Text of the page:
Moody's May Downgrade U.S. Debt, If Crisis Isn't Resolved

on July 14 2011 8:27 AM
At Issue: U.S. Debt Ceiling
The U.S. is venturing perilously close to a possible debt default. REUTERS/Brendan McDermid

Analysis

Moody's Investors Service has placed the Aaa bond rating of the U.S. Government on review for a possible downgrade, due to the debt deal talks stalemate in Washington, and the possibility of a U.S. debt default, the credit rating agency announced Thursday.

The threat rachets-up the pressure on President Barack Obama, D-Ill., and Congressional Republicans to reach an agreement on how to cut the budget deficit and simultaneously raise the debt ceiling.

If no agreement is reached and Moody's downgrades U.S. debt, it would be the nation's first downgrade since 1917. The U.S. was also put on review in 1995, during the last, serious budget stalemate, when Congressional Republicans shut down the federal government, due to a budget impasse with then President Bill Clinton, D-Arkansas.

Moody' s is concerned that the debt threshold won't be raised in time to prevent a missed interest or principal payment on outstanding U.S bonds and notes. The U.S. rating may be reduced to Aa range.

Congressional Republicans and President Obama are at loggerheads over how to cut the budget deficit as part of a package to raise the nation's debt ceiling.

Republicans argue that Congress should substantially cut government spending to cut the budget deficit. Meanwhile, Democrats insist that revenue increases must be a part of the talks for any meaningful and enduring deficit reduction to occur.

Also on Wednesday, U.S. Federal Reserve Chairman Ben Bernanke, in his regular, semi-annual testimony on the U.S. economy on Capitol Hill, underscored that a default would trigger a huge financial calamity, adding that it would send a financial shockwave throughout the global financial system.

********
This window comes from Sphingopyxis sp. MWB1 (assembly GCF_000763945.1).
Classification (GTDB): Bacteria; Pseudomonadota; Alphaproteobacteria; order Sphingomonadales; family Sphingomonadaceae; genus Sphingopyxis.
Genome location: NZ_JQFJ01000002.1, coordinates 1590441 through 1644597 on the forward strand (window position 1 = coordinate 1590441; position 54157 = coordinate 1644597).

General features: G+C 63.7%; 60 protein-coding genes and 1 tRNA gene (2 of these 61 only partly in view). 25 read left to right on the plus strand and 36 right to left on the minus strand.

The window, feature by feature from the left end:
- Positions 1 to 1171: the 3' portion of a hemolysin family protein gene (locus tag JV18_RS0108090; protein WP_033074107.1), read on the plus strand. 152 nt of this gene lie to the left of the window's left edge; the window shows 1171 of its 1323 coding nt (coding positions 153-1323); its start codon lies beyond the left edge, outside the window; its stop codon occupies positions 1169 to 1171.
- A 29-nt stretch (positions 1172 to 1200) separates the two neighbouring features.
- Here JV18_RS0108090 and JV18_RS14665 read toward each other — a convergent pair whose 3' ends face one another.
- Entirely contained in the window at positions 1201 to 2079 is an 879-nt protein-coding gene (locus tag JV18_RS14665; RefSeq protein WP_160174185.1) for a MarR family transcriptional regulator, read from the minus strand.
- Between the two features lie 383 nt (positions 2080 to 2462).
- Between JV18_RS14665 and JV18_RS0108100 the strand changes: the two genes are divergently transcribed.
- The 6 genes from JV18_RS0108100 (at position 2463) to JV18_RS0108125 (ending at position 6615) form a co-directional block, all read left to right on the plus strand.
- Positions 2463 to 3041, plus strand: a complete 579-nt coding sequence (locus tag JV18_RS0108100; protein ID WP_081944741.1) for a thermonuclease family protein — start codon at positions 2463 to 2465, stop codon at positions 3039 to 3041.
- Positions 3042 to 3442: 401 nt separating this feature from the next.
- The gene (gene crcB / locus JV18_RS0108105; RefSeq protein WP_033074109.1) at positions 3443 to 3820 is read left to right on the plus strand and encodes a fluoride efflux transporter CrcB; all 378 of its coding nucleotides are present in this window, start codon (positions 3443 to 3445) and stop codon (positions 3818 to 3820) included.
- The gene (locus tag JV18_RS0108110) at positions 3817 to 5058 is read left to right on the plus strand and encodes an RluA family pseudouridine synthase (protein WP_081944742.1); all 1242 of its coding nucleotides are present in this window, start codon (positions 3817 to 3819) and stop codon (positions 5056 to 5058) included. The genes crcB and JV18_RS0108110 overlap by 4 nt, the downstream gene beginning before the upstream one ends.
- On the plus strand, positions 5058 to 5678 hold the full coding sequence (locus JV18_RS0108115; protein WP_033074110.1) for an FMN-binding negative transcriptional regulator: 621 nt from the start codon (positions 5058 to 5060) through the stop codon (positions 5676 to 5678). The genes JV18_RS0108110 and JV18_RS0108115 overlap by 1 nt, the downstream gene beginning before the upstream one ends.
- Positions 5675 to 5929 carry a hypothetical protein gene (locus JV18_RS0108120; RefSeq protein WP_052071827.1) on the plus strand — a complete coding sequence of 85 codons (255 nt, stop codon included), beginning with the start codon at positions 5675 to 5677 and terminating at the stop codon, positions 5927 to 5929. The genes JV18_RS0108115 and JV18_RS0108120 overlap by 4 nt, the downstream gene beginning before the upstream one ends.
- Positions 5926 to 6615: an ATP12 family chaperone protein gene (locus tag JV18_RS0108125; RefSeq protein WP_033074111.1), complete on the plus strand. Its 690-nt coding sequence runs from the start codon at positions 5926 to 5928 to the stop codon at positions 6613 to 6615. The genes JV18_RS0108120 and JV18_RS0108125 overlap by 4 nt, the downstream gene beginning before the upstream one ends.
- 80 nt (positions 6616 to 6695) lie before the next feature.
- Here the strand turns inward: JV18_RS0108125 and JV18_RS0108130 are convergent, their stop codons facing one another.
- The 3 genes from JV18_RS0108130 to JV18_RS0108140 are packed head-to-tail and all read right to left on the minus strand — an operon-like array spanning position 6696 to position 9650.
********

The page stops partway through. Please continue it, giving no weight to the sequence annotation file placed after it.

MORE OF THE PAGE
Bernanke said U.S. Government bonds are considered the lowest-risk bond investment class in the world, and serve as a benchmark for interest rates for other, more-risky bond and asset classes. If investors can't count on the safety of U.S. debt, they would ask for higher interest on that asset class, pushing up the interest rates on other assets, among other ripple effects, he said.

On Aug. 4, the U.S. Treasury Department is due to pay off $30 billion in maturing short-term debt. In theory, the United States could prioritize debt payments, but U.S. Treasury Secretary Timothy Geithner warned lawmakers in Congress that the prioritization tactic would still cause investors to shun U.S. Treasury securities, commonly known as Treasuries.

Geithner has also repeatedly took pains to point out that failing to raise the debt ceiling will have no constructive outcomes for the nation's fiscal condition, the task of deficit reduction, and U.S. and global stock and bond markets.

On Wednesday, a 'ray of light' in the debt talks emerged when Senate Minortity Leader Mitch McConnell, R-Ky., presented a plan in which Congress would shift the debt ceiling raise power via a negative vote in the Congress, which could be then be vetoed by President Obama, with the bill stipulating that the veto of which would require the debt ceiling to be raised. This, McConnell said, in so many words, would give conservative Republicans the 'poltical cover' needed on the issue -- i.e. technically not being seen as raising the debt ceiling. Proceedurally, the Repubicans will have been recorded as voting no on the debt ceiling.

McConnell also said the bill would enable the president to raise the debt ceiling without guaranteed spending cuts; therefore, it would resolve the primary problem facing Congress: preventing a U.S. government default.

However, Congressional Republican criticism of the plan was swift and direct. House Minority Leader Eric Cantor, R-Va., rejected McConnell's plan, vowing to press ahead with conservtive Republicans' primary goal: cutting government spending substantially.

Currently, there is not a single debt limit proposal that can pass the House of Representatives, Cantor said in a statement released just before top lawmakers from both parties resumed afternoon negotiations at the White House.

Political/Public Policy Analysis: Put the risk of a U.S. Government default, on a scale of 0 to 100, at 45%. Both sides need to end the rhetoric, come to their senses, and raise the debt ceiing, now, while also creating a 10-year outine for deficit deduction comprised primarily of spending cuts.

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